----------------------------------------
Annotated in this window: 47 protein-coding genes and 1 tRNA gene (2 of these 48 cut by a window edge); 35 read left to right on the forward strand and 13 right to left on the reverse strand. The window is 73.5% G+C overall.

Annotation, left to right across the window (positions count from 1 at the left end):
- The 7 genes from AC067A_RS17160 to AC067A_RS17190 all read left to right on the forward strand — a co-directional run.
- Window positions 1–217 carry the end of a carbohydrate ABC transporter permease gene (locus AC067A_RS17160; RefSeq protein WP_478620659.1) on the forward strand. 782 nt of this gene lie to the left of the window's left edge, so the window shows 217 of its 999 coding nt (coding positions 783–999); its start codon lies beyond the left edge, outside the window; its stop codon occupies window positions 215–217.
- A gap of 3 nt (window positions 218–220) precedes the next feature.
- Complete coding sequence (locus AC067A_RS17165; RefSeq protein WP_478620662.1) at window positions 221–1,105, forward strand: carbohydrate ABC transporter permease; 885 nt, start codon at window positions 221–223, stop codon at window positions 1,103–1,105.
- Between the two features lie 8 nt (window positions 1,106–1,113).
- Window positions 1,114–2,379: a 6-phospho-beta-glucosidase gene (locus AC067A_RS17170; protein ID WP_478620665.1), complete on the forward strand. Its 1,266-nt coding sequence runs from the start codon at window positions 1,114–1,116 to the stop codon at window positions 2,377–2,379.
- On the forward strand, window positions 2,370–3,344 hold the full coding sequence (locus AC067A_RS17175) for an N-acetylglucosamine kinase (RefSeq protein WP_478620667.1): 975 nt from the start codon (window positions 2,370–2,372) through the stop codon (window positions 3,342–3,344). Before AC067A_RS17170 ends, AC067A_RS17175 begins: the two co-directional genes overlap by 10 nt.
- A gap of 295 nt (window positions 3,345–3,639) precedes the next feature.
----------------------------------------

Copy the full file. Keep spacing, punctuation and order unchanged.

Annotated in this window: 47 protein-coding genes and 1 tRNA gene (2 of these 48 cut by a window edge); 35 read left to right on the forward strand and 13 right to left on the reverse strand. The window is 73.5% G+C overall.

Annotation, left to right across the window (positions count from 1 at the left end):
- The 7 genes from AC067A_RS17160 to AC067A_RS17190 all read left to right on the forward strand — a co-directional run.
- Window positions 1–217 carry the end of a carbohydrate ABC transporter permease gene (locus AC067A_RS17160; RefSeq protein WP_478620659.1) on the forward strand. 782 nt of this gene lie to the left of the window's left edge, so the window shows 217 of its 999 coding nt (coding positions 783–999); its start codon lies beyond the left edge, outside the window; its stop codon occupies window positions 215–217.
- A gap of 3 nt (window positions 218–220) precedes the next feature.
- Complete coding sequence (locus AC067A_RS17165; RefSeq protein WP_478620662.1) at window positions 221–1,105, forward strand: carbohydrate ABC transporter permease; 885 nt, start codon at window positions 221–223, stop codon at window positions 1,103–1,105.
- Between the two features lie 8 nt (window positions 1,106–1,113).
- Window positions 1,114–2,379: a 6-phospho-beta-glucosidase gene (locus AC067A_RS17170; protein ID WP_478620665.1), complete on the forward strand. Its 1,266-nt coding sequence runs from the start codon at window positions 1,114–1,116 to the stop codon at window positions 2,377–2,379.
- On the forward strand, window positions 2,370–3,344 hold the full coding sequence (locus AC067A_RS17175) for an N-acetylglucosamine kinase (RefSeq protein WP_478620667.1): 975 nt from the start codon (window positions 2,370–2,372) through the stop codon (window positions 3,342–3,344). Before AC067A_RS17170 ends, AC067A_RS17175 begins: the two co-directional genes overlap by 10 nt.
- A gap of 295 nt (window positions 3,345–3,639) precedes the next feature.